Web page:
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When a family member claims the title of “Resident Grumbler” it often means more work for the entire clan. So parents, rejoice! Child psychologist and author Dawn Huebner, PhD, urges kids to take ownership of the issue. By identifying parents as coaches, she provides families with the tools to steer the negative thinkers toward change — until they grumble no more (or at least less often).
With its inviting cover illustration that highlights hurdlers racing down the track, Huebner’s workbook What to Do When You Grumble Too Much beckons kids to enter. Before I could even pick up the phone to arrange an interview with the author, my own resident grumbler had spotted the bright cover.
“I need this,” my 10-year-old declared, flipping the book open. While I knew this particular child leaned toward the glass-half-empty mentality, I didn’t realize she knew it. With self-awareness already on our side, I handed her a pen.
The coach approach
Huebner says her What to Do series was developed when she recognized that the children she saw as a therapist needed a tool for everyday use at home. Because kids tend to resist their parents’ instruction, she implemented the coach approach. “Teams and coaches draw a positive image in the child’s mind; the sports metaphor normalizes it, helping kids accept the guidance.”
Word pictures also provide parents with a better way to offer their help. As children are learning coping skills, they need frequent encouragement from a parent to remind them to use new skills. “Kids can intellectually learn about the skills, but learning in the moment the skill is needed is much trickier,” says Huebner.
Coaching vs. cheerleading
Huebner recommends parents act as coaches, not cheerleaders, and she maintains there is a difference. Math, for instance, is often a hard subject. The cheerleader’s response to a child who struggles would be, “You’re good at math! You can do it! Rah-Rah!” Using this tactic can actually increase a child’s negativity because he feels unheard, that his parents “just don’t get it.”
“As an alternative, I encourage parents to take on the role of coach, which starts with simply validating the child,” says Huebner. For example, saying “This seems like a hard experience for you,” lets the child know that the parent has an understanding, that they are not dismissing the problem.
“It is immensely important for children to feel heard,” she says, emphasizing that parents need not agree, accommodate, or give in, but simply hear what is being said by your child.
Arlington mom of six Laura Hatcher agrees. “Simply showing them you are listening validates their feelings,” she says, “and once kids realize we understand their less than happy disposition, they can move on more easily.”
Parents can then suggest that the challenge is much like a hurdle in a race. This is where the book becomes a useful step-by-step guide to help parents tap into specific skills. As my own daughter and I began the book together, she immediately appreciated that I (her coach) was willing to work with her to help her overcome her negative slant.
Gratitude is another key to dialing back grumbling. “Gratitude is proving to be one of the most effective tools in dealing with depression, which stems from negativity,” Huebner says. “Simply being attuned to the small, positive things that are happening in your life can bring change.”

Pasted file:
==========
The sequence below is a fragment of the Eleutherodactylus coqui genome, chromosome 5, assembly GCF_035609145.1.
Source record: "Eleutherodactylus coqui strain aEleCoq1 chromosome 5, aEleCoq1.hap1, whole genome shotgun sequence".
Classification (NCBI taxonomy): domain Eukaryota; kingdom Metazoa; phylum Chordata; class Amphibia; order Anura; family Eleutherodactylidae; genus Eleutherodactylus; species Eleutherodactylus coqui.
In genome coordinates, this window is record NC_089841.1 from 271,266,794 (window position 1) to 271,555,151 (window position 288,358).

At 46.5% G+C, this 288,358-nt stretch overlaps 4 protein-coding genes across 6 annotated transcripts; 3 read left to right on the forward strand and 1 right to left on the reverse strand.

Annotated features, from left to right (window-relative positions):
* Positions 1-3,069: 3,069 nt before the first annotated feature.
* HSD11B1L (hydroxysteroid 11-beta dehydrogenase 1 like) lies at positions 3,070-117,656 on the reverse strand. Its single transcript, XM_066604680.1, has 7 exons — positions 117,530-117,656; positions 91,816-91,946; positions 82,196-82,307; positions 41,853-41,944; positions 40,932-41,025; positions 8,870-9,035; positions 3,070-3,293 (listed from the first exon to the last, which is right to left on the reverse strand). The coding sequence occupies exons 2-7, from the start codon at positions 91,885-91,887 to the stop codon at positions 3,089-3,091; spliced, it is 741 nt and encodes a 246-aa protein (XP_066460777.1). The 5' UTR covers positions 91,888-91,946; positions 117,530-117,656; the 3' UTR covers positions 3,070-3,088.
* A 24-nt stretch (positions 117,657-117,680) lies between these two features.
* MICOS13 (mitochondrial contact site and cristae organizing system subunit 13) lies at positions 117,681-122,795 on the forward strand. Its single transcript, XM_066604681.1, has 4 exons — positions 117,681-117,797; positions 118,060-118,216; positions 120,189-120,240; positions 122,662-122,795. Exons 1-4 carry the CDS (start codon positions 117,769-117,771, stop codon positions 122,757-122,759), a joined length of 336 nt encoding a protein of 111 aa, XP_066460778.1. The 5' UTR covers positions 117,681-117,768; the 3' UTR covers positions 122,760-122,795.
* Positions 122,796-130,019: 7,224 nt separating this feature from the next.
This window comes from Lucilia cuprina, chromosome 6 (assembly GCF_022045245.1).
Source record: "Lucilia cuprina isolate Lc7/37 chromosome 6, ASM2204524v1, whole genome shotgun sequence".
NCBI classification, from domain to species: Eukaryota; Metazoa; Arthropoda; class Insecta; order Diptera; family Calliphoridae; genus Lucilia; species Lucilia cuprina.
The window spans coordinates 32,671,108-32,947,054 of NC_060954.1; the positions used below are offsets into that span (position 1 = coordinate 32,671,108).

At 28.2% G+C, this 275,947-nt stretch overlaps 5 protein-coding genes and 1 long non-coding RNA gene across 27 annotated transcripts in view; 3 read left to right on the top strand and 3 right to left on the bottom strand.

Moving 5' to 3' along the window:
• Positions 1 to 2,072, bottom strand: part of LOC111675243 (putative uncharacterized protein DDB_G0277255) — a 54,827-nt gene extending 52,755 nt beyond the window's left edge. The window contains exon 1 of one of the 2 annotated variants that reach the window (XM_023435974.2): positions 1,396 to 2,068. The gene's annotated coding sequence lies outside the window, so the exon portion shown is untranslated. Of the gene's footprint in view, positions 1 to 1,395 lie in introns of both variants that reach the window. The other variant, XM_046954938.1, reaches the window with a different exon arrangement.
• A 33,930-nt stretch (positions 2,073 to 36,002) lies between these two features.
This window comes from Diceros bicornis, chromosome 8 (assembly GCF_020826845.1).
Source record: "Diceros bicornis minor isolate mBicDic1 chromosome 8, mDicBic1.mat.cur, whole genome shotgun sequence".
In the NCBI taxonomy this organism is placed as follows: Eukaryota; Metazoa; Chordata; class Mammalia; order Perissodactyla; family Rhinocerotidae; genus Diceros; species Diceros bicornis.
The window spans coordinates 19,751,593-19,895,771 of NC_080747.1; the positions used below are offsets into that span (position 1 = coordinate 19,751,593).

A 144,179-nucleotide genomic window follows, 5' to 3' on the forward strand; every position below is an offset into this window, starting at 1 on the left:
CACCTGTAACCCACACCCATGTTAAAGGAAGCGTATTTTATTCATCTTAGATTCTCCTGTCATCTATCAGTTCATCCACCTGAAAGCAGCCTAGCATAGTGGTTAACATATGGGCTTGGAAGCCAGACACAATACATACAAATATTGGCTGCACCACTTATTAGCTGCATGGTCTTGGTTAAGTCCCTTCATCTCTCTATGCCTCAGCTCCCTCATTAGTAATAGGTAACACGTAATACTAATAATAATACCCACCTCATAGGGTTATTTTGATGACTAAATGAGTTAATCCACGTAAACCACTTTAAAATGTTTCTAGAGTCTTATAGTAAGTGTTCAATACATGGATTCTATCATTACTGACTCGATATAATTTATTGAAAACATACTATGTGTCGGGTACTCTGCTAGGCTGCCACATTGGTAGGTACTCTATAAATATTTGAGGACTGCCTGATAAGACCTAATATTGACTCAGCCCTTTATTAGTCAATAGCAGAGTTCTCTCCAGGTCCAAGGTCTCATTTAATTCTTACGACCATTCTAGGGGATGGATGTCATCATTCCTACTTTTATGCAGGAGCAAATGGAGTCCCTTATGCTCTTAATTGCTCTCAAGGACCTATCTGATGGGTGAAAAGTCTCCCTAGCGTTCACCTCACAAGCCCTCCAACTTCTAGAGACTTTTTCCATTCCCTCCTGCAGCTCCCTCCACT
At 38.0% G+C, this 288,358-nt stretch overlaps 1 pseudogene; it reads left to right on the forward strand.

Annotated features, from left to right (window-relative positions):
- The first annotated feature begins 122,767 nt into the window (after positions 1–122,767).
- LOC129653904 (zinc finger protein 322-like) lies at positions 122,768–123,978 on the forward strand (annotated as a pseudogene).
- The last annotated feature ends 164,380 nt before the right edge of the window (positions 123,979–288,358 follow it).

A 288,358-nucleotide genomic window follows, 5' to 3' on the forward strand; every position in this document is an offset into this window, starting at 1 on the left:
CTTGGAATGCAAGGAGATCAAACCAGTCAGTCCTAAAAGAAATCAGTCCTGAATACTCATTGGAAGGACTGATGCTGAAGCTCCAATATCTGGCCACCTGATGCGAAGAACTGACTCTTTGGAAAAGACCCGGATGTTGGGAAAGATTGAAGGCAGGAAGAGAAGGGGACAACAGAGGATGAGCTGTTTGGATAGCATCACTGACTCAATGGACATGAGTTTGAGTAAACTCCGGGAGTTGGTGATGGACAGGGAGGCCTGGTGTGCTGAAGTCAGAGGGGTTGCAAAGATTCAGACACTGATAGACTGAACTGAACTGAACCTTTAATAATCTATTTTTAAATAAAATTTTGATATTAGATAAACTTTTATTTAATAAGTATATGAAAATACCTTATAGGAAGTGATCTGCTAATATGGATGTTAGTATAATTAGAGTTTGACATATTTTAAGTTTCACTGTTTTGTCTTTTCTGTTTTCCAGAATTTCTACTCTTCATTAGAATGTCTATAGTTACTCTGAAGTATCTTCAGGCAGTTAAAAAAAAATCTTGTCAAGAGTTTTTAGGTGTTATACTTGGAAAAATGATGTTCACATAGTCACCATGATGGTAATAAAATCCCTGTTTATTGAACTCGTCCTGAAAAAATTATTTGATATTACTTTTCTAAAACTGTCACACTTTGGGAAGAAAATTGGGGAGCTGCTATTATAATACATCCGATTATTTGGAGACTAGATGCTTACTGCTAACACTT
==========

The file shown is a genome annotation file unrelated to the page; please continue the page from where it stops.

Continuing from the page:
When a child claims not one fun thing happened today, for instance, remind him to pay attention to little things, not just the big stuff. “You can suggest events such as friend saving a seat for you or Mom making your favorite breakfast,” says Huebner. “Parents can encourage kids to practice noticing those little things, reminding them that the more they practice it, the easier it gets and the better they will feel.”
Here’s a classic example; you and your son spend the afternoon doing something he wants to do, like playing at the park. Afterwards, he asks for ice cream. You say no, to which he wails he never gets to do anything he wants to do, despite the park visit.
Huebner recommends first acknowledging the child’s response. “Try something like, ‘Ice cream would be great but you know when you’re thinking I never do anything for you, that is the negative part of your brain talking.’ ”
Again, the sports reference serves as an effective tool. “Just as you have to practice kicking a soccer ball with your left leg if you favor the right one, so kids can strengthen the positive side of the brain when they favor the negative,” says Huebner.
She also cites the power of the positive influence. “Sometimes, surrounding your kids with positive friends and family members can help them maintain that positive attitude.”
Be part of the process
The role parents serve is crucial; leading first by example and then by consequences. “Often the kids that read my books are kids that have received frequent negative messages about themselves,” says Huebner. “I want kids to feel competent and empowered and then to build on that; children very much need their parents to be in this role so both can make the shifts necessary to bring about change.”
I had not realized how much my daughter’s grumbling had come between us; I had turned her continual gripes down to a comfortable volume of background noise. This book served as a tool, a reference point, a common ground that enabled me to size up the situation so I could truly help my daughter keep the negative side of life in its place — a skill that will serve her well long after childhood is over.
Margie Sims is a writer and mom of 10. Look in on her blog at margiesims.com
Visit Author Dawn Huebner’s website, dawnhuebnerphd.com, where you can view and purchase more books in the What to Do series.